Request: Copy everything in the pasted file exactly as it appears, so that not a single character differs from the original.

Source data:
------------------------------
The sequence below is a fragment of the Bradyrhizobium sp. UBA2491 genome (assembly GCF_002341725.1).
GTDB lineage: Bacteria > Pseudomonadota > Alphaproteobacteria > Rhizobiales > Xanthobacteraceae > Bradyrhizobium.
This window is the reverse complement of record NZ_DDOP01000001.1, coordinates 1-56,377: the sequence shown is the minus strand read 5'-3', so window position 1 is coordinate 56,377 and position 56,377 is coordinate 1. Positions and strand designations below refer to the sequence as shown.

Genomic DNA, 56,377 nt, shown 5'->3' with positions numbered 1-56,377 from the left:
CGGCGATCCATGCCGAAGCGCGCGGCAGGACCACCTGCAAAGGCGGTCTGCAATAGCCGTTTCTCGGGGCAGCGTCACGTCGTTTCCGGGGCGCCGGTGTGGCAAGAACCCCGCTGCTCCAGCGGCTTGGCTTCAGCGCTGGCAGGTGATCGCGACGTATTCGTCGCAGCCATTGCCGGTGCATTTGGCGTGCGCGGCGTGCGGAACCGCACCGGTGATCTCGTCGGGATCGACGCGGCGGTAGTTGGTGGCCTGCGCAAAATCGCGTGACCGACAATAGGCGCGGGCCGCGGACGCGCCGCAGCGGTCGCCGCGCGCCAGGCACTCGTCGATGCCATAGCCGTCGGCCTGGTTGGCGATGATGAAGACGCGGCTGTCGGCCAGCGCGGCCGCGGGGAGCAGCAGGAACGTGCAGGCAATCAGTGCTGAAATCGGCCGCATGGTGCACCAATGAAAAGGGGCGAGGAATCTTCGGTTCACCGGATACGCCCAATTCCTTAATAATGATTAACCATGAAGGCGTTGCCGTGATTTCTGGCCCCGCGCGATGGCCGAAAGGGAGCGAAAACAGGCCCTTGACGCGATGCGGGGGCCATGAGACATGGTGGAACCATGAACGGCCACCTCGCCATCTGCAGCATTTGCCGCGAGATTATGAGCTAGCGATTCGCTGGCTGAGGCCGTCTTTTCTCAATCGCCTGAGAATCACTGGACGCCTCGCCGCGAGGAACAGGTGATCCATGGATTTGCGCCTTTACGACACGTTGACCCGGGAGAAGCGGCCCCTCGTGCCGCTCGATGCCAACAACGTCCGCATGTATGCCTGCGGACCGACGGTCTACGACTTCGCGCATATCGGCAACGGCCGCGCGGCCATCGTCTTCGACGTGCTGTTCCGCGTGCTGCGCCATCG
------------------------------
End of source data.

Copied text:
The sequence below is a fragment of the Bradyrhizobium sp. UBA2491 genome (assembly GCF_002341725.1).
GTDB lineage: Bacteria > Pseudomonadota > Alphaproteobacteria > Rhizobiales > Xanthobacteraceae > Bradyrhizobium.
This window is the reverse complement of record NZ_DDOP01000001.1, coordinates 1-56,377: the sequence shown is the minus strand read 5'-3', so window position 1 is coordinate 56,377 and position 56,377 is coordinate 1. Positions and strand designations below refer to the sequence as shown.

Genomic DNA, 56,377 nt, shown 5'->3' with positions numbered 1-56,377 from the left:
CGGCGATCCATGCCGAAGCGCGCGGCAGGACCACCTGCAAAGGCGGTCTGCAATAGCCGTTTCTCGGGGCAGCGTCACGTCGTTTCCGGGGCGCCGGTGTGGCAAGAACCCCGCTGCTCCAGCGGCTTGGCTTCAGCGCTGGCAGGTGATCGCGACGTATTCGTCGCAGCCATTGCCGGTGCATTTGGCGTGCGCGGCGTGCGGAACCGCACCGGTGATCTCGTCGGGATCGACGCGGCGGTAGTTGGTGGCCTGCGCAAAATCGCGTGACCGACAATAGGCGCGGGCCGCGGACGCGCCGCAGCGGTCGCCGCGCGCCAGGCACTCGTCGATGCCATAGCCGTCGGCCTGGTTGGCGATGATGAAGACGCGGCTGTCGGCCAGCGCGGCCGCGGGGAGCAGCAGGAACGTGCAGGCAATCAGTGCTGAAATCGGCCGCATGGTGCACCAATGAAAAGGGGCGAGGAATCTTCGGTTCACCGGATACGCCCAATTCCTTAATAATGATTAACCATGAAGGCGTTGCCGTGATTTCTGGCCCCGCGCGATGGCCGAAAGGGAGCGAAAACAGGCCCTTGACGCGATGCGGGGGCCATGAGACATGGTGGAACCATGAACGGCCACCTCGCCATCTGCAGCATTTGCCGCGAGATTATGAGCTAGCGATTCGCTGGCTGAGGCCGTCTTTTCTCAATCGCCTGAGAATCACTGGACGCCTCGCCGCGAGGAACAGGTGATCCATGGATTTGCGCCTTTACGACACGTTGACCCGGGAGAAGCGGCCCCTCGTGCCGCTCGATGCCAACAACGTCCGCATGTATGCCTGCGGACCGACGGTCTACGACTTCGCGCATATCGGCAACGGCCGCGCGGCCATCGTCTTCGACGTGCTGTTCCGCGTGCTGCGCCATCG